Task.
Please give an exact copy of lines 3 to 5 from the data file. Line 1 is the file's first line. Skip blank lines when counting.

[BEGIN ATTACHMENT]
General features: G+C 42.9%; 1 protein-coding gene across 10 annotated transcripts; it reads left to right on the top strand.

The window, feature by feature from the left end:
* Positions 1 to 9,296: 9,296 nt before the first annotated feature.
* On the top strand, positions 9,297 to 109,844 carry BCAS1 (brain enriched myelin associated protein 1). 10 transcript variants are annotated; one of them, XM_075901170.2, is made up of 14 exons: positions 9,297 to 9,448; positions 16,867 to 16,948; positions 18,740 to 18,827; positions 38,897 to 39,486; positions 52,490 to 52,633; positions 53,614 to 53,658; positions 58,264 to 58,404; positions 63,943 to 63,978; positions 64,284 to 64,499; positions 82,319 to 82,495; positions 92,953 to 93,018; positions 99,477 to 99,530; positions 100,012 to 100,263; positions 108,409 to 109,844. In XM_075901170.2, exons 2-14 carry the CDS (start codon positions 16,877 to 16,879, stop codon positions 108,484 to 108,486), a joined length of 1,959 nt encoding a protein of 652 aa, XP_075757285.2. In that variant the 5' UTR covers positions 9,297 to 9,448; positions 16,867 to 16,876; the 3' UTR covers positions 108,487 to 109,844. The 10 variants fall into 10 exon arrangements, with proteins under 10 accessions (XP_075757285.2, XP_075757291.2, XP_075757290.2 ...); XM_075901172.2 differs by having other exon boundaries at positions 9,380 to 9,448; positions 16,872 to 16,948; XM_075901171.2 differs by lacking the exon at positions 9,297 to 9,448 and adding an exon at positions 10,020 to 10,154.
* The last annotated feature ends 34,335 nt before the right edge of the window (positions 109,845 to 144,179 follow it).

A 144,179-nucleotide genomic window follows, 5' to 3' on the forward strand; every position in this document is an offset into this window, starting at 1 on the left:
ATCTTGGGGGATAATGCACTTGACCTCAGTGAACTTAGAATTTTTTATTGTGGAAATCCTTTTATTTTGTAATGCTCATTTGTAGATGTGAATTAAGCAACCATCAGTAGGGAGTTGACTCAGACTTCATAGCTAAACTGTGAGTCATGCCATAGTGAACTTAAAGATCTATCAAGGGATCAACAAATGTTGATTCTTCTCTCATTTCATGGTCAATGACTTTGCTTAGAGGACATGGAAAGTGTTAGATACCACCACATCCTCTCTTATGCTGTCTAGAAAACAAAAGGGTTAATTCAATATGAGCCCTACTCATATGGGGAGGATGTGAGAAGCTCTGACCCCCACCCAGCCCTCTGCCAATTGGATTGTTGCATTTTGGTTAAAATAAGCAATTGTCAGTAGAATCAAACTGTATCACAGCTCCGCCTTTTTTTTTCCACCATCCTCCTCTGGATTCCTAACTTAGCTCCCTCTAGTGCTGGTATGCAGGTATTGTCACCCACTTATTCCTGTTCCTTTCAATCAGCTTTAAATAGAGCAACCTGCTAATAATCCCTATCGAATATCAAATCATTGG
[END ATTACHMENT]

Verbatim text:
* Positions 1 to 9,296: 9,296 nt before the first annotated feature.
* On the top strand, positions 9,297 to 109,844 carry BCAS1 (brain enriched myelin associated protein 1). 10 transcript variants are annotated; one of them, XM_075901170.2, is made up of 14 exons: positions 9,297 to 9,448; positions 16,867 to 16,948; positions 18,740 to 18,827; positions 38,897 to 39,486; positions 52,490 to 52,633; positions 53,614 to 53,658; positions 58,264 to 58,404; positions 63,943 to 63,978; positions 64,284 to 64,499; positions 82,319 to 82,495; positions 92,953 to 93,018; positions 99,477 to 99,530; positions 100,012 to 100,263; positions 108,409 to 109,844. In XM_075901170.2, exons 2-14 carry the CDS (start codon positions 16,877 to 16,879, stop codon positions 108,484 to 108,486), a joined length of 1,959 nt encoding a protein of 652 aa, XP_075757285.2. In that variant the 5' UTR covers positions 9,297 to 9,448; positions 16,867 to 16,876; the 3' UTR covers positions 108,487 to 109,844. The 10 variants fall into 10 exon arrangements, with proteins under 10 accessions (XP_075757285.2, XP_075757291.2, XP_075757290.2 ...); XM_075901172.2 differs by having other exon boundaries at positions 9,380 to 9,448; positions 16,872 to 16,948; XM_075901171.2 differs by lacking the exon at positions 9,297 to 9,448 and adding an exon at positions 10,020 to 10,154.
* The last annotated feature ends 34,335 nt before the right edge of the window (positions 109,845 to 144,179 follow it).